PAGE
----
This 2017-19 film awards season has undoubtedly been the year of women. The Golden Globes, BAFTAs, Screen Actors Guild Awards and even the largest of them all, the Academy Awards, were all defined by moments promoting the positive advancement of women everywhere through invigorating speeches, the founding of campaigns and inspiring shows of female solidarity both inside and out of the films up for awards. Due to this, nearly all sections of The Mirror have commented on these awards shows over the past few months. As of 11:53 p.m. on Sunday, March 4, award season concluded with the Oscars and the entirety of the season can be analyzed. Not only were women celebrated, but intersectionality was an overarching theme. Between “Black Panther,” “Wonder Woman,” “Get Out,” “The Big Sick” and “The Shape of Water” there was diverse representation in a way that we haven’t seen before with starring characters and actors from minority groups including females, disabled persons, those who identify as being part of the LGTB+ community and much more.
In regards to wins for these films, “The Shape of Water,” starring female Sally Hawkins as the mute Eliza Esposito, took home the biggest award for the night: Best Picture. But other films, and their creators, also made diversity history. This year, director Gerta Gerwig became the fifth nominated female for Best Director for “Lady Bird”, “Mudbound”’s Rachel Morrison became the first female to ever be nominated for Best Cinematography, Jason Peele was the first black person to take home the award for Best Original Screenplay for “Get Out” and James Ivory is now recorded as the oldest Oscar winner at age 89 for his adaption of the “Call Me by Your Name” screenplay at 89. Out of the film world, actor Daniela Vega became the first transgender actor to present at the awards.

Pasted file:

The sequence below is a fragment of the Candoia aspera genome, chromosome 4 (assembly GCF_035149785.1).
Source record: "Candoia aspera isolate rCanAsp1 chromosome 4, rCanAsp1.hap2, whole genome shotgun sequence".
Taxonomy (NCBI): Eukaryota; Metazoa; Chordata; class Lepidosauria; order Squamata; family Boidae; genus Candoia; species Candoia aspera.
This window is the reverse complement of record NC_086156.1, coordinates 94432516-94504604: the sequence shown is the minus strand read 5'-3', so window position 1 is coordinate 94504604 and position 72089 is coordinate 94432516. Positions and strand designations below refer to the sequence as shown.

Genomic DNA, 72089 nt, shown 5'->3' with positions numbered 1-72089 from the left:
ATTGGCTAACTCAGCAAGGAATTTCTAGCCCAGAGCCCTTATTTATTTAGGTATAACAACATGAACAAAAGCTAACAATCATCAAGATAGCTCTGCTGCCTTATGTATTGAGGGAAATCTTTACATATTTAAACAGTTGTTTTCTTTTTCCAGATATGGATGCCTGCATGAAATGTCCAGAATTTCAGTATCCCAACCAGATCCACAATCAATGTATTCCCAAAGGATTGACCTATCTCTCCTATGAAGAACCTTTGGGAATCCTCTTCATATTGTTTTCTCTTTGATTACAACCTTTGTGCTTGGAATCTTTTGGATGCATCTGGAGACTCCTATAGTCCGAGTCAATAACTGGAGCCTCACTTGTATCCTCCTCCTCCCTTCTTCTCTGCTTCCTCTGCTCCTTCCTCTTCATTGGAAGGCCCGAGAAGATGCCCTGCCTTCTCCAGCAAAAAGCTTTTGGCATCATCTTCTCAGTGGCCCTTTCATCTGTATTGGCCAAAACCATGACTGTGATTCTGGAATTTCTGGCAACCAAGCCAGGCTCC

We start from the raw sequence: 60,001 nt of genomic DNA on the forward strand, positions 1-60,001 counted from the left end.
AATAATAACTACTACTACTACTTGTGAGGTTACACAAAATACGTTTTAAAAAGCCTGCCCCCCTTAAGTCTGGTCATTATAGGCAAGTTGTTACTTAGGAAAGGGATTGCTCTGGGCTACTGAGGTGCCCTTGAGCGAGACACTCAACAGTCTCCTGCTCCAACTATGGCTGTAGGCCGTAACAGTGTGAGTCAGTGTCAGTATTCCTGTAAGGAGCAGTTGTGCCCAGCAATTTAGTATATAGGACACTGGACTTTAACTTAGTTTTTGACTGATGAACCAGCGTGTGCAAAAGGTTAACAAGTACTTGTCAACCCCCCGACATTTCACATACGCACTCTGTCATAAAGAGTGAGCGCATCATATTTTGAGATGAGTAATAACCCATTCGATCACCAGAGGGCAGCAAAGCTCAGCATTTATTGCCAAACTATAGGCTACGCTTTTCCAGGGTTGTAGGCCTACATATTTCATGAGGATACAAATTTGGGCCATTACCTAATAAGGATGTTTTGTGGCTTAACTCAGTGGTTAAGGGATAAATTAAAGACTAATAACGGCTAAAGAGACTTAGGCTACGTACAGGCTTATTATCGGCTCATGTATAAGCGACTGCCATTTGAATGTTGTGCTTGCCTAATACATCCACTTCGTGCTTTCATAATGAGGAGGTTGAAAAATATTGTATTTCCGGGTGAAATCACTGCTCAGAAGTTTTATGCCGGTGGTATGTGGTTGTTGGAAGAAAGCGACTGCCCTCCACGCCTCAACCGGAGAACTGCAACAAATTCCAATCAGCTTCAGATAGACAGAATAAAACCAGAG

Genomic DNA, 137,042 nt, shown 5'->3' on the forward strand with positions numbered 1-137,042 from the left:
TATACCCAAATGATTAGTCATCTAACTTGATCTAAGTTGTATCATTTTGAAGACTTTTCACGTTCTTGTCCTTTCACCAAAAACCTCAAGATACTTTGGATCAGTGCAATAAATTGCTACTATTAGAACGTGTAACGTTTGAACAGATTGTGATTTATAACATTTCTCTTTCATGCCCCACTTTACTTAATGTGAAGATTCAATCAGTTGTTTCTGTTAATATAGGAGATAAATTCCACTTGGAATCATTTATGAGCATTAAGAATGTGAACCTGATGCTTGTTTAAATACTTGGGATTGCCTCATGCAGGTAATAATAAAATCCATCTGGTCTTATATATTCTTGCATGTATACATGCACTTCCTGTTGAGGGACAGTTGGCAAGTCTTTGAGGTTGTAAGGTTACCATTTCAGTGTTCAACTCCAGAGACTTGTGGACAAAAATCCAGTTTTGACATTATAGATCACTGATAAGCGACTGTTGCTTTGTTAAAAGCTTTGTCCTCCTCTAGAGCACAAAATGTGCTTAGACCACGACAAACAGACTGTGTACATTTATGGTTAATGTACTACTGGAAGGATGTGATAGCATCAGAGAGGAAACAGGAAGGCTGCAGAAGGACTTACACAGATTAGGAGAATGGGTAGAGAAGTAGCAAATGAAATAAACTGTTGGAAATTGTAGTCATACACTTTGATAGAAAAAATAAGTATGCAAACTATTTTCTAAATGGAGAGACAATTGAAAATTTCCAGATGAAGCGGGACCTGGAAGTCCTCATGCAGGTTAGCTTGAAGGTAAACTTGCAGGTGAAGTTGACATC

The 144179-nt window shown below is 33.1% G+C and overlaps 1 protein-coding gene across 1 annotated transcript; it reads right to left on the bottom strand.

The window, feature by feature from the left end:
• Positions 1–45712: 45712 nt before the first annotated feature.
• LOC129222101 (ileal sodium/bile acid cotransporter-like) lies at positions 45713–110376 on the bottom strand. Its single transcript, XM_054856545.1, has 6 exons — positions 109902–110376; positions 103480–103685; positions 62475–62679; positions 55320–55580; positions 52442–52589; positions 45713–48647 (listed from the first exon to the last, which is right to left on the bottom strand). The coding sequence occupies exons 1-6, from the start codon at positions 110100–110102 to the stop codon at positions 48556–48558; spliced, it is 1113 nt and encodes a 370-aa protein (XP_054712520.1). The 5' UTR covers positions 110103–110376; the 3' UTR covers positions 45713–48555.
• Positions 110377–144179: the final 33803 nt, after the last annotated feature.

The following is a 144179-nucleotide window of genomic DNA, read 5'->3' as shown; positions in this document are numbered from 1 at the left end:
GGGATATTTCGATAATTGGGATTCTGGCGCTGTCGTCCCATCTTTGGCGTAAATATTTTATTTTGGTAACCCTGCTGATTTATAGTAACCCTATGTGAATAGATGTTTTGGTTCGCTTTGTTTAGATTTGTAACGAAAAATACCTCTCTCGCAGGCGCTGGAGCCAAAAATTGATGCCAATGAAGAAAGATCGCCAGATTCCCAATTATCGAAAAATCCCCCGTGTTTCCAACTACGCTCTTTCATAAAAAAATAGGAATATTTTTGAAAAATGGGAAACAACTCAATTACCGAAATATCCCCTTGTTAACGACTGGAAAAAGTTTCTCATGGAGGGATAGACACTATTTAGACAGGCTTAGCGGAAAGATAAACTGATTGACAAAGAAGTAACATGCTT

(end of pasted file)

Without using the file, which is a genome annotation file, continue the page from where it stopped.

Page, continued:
While all of these are amazing achievements, there is still progress to be made in Hollywood and in the film industry as a whole. Hopefully, at some point in the future, the world will no longer wait with baited breath for a diverse range of nominees, or need to celebrate when a member of one of these communities wins an award as diversity will become commonplace. As three women currently running an award-winning student newspaper, we look forward to the day where the success of women can be achieved through all parameters of society.